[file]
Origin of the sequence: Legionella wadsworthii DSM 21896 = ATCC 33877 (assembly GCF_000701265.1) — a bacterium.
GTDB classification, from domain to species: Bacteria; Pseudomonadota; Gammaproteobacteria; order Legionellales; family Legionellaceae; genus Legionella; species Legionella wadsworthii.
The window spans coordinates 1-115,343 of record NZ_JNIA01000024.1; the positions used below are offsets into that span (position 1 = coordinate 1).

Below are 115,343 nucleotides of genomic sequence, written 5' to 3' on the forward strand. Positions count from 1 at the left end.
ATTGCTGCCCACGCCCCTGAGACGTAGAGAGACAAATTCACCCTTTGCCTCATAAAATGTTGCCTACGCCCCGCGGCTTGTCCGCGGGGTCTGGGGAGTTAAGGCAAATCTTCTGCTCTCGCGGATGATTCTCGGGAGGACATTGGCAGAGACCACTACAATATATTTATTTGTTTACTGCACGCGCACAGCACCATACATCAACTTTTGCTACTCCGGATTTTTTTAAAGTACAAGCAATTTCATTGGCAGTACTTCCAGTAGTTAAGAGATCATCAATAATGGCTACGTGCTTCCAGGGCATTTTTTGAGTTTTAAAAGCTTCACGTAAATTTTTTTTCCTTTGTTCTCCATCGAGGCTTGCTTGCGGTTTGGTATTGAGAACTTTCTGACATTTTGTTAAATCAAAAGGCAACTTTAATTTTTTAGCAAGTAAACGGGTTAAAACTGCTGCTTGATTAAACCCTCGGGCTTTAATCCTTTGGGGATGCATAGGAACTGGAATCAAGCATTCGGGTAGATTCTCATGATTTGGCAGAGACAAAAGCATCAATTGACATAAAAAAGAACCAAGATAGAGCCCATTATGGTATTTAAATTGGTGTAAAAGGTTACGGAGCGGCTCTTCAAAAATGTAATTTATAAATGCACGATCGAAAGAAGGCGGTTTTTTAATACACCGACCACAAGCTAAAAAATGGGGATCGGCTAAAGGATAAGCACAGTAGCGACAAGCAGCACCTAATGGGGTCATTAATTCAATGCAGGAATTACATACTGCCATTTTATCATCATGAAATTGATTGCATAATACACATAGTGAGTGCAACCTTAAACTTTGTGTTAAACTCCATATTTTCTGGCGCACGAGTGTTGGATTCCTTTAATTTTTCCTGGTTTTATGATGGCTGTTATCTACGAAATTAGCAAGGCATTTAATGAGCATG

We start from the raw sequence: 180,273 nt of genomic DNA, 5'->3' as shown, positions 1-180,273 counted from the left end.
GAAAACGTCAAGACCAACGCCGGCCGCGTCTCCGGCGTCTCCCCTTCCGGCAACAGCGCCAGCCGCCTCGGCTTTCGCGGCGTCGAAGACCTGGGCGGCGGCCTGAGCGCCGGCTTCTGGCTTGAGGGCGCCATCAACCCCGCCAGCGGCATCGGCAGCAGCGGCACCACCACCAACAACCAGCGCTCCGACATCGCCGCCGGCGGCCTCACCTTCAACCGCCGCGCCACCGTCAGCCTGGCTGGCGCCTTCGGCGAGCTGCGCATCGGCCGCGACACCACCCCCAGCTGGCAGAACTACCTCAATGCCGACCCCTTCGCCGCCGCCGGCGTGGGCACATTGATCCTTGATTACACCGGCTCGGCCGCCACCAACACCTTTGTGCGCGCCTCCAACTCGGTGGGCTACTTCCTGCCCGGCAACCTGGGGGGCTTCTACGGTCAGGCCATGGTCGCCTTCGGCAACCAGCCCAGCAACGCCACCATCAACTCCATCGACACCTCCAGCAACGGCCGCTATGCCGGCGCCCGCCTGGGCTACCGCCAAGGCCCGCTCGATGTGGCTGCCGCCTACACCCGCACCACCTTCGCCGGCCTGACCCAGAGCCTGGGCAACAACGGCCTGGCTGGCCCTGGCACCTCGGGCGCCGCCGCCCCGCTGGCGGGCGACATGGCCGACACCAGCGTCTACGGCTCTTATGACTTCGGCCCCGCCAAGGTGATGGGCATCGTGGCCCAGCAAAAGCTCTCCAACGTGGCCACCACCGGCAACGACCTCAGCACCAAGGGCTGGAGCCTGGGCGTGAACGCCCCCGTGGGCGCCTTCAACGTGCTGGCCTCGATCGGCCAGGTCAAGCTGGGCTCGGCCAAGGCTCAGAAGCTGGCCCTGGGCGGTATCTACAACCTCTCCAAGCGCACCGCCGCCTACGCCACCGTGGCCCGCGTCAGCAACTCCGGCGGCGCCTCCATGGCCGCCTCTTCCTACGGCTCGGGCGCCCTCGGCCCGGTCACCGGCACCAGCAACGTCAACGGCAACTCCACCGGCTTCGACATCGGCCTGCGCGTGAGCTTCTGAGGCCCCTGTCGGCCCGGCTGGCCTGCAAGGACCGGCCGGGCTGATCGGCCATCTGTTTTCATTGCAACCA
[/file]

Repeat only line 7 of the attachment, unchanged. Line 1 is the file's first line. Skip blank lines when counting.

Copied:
GAAAACGTCAAGACCAACGCCGGCCGCGTCTCCGGCGTCTCCCCTTCCGGCAACAGCGCCAGCCGCCTCGGCTTTCGCGGCGTCGAAGACCTGGGCGGCGGCCTGAGCGCCGGCTTCTGGCTTGAGGGCGCCATCAACCCCGCCAGCGGCATCGGCAGCAGCGGCACCACCACCAACAACCAGCGCTCCGACATCGCCGCCGGCGGCCTCACCTTCAACCGCCGCGCCACCGTCAGCCTGGCTGGCGCCTTCGGCGAGCTGCGCATCGGCCGCGACACCACCCCCAGCTGGCAGAACTACCTCAATGCCGACCCCTTCGCCGCCGCCGGCGTGGGCACATTGATCCTTGATTACACCGGCTCGGCCGCCACCAACACCTTTGTGCGCGCCTCCAACTCGGTGGGCTACTTCCTGCCCGGCAACCTGGGGGGCTTCTACGGTCAGGCCATGGTCGCCTTCGGCAACCAGCCCAGCAACGCCACCATCAACTCCATCGACACCTCCAGCAACGGCCGCTATGCCGGCGCCCGCCTGGGCTACCGCCAAGGCCCGCTCGATGTGGCTGCCGCCTACACCCGCACCACCTTCGCCGGCCTGACCCAGAGCCTGGGCAACAACGGCCTGGCTGGCCCTGGCACCTCGGGCGCCGCCGCCCCGCTGGCGGGCGACATGGCCGACACCAGCGTCTACGGCTCTTATGACTTCGGCCCCGCCAAGGTGATGGGCATCGTGGCCCAGCAAAAGCTCTCCAACGTGGCCACCACCGGCAACGACCTCAGCACCAAGGGCTGGAGCCTGGGCGTGAACGCCCCCGTGGGCGCCTTCAACGTGCTGGCCTCGATCGGCCAGGTCAAGCTGGGCTCGGCCAAGGCTCAGAAGCTGGCCCTGGGCGGTATCTACAACCTCTCCAAGCGCACCGCCGCCTACGCCACCGTGGCCCGCGTCAGCAACTCCGGCGGCGCCTCCATGGCCGCCTCTTCCTACGGCTCGGGCGCCCTCGGCCCGGTCACCGGCACCAGCAACGTCAACGGCAACTCCACCGGCTTCGACATCGGCCTGCGCGTGAGCTTCTGAGGCCCCTGTCGGCCCGGCTGGCCTGCAAGGACCGGCCGGGCTGATCGGCCATCTGTTTTCATTGCAACCA